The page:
In many areas of healthcare, we’ve led the rest of the world. But we’re in danger of failing a generation if we don’t turn this situation around. The government has made welcome commitments on childhood obesity and young people’s mental health but we need to see delivery in these and other areas. We have the evidence, the experience and the expertise to make real progress in the life of this government. It’s now time to deliver for children and young people.
See below for some highlights of State of Child Health 2020.
- The UK is fifth from bottom among 27 European countries for infant (under one year of age) mortality. Infant mortality in England stalled between 2013 and 2018 at 3.9 per 1,000 livebirths, with a slight rise in 2017 to 4.0.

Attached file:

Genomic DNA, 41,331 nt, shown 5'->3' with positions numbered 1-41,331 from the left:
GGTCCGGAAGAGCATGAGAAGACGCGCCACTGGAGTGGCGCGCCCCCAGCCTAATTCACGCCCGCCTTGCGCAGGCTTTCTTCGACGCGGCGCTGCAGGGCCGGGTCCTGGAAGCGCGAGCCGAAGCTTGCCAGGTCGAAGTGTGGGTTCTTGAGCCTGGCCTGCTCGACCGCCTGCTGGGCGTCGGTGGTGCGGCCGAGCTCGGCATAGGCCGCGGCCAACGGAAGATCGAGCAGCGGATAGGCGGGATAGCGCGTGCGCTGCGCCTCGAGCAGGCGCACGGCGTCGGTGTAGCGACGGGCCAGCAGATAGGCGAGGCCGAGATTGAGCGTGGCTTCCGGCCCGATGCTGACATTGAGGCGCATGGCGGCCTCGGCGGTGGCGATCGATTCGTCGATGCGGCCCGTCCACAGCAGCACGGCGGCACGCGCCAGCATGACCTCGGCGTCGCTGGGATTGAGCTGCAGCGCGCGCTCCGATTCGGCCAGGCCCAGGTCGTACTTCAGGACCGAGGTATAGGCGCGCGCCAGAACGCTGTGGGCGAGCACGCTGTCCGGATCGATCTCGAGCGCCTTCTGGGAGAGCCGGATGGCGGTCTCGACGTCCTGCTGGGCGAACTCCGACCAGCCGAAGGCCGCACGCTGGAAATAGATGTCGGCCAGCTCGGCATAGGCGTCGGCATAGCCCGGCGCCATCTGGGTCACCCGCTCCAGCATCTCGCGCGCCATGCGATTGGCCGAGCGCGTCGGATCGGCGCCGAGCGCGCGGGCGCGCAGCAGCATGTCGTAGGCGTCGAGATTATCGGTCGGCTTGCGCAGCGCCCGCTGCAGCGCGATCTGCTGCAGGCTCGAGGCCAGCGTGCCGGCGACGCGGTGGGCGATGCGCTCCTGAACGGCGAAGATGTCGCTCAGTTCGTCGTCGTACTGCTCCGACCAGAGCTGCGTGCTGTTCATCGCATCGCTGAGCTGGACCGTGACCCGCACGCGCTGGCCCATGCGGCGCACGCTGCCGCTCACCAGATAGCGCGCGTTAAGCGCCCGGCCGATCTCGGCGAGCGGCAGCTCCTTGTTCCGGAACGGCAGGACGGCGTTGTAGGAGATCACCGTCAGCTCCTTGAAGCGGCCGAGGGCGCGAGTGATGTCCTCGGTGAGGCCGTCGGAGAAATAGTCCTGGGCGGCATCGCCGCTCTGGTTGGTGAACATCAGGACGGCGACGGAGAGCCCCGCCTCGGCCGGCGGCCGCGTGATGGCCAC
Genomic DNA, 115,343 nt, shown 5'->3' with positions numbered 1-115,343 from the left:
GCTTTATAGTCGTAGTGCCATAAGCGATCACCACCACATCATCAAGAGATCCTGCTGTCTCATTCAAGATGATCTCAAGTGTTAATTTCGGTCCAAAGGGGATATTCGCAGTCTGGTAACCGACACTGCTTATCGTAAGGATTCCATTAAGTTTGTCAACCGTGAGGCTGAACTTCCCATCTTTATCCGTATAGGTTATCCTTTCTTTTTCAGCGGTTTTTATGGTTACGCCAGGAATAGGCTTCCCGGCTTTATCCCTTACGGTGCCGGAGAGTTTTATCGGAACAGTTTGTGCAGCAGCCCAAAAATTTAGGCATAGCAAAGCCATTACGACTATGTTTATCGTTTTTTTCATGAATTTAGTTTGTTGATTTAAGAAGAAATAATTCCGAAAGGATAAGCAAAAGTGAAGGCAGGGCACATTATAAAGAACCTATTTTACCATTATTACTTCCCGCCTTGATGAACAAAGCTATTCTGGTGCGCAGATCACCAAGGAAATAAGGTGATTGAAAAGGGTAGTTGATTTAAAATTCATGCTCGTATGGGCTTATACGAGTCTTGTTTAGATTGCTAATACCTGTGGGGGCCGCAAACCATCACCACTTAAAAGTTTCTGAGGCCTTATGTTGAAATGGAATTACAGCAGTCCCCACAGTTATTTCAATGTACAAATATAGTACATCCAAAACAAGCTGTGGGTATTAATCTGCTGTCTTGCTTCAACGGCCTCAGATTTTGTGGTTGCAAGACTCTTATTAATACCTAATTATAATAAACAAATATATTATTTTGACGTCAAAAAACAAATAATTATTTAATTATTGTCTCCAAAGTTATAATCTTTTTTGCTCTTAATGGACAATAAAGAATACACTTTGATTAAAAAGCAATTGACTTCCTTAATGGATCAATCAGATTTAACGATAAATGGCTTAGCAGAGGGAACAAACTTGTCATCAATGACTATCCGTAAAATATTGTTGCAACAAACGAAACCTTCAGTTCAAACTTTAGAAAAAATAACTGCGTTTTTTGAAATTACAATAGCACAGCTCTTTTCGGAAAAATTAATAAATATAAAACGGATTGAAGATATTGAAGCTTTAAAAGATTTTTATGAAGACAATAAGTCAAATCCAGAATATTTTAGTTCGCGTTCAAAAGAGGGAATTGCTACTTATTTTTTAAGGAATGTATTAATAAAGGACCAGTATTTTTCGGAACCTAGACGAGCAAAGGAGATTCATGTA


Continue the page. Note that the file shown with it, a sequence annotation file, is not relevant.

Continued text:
- In England and Wales infant mortality is more than twice as high in the most deprived areas compared with the least deprived areas.
- The prevalence of children aged 4-5 who are overweight or obese has not improved significantly in any of the four countries since 2006-7.
- Trends among 4-5 year olds are stable across the UK with around 25% of children overweight but this increases to around 34% for 10-11 year olds in England.
- Childhood obesity is more prevalent in deprived areas. In England, the prevalence of severe obesity among 4-5 year olds was almost four times as high in the most deprived areas (3.8%) than the least deprived areas (1.0%) in 2017/18.
Child poverty (new indicator)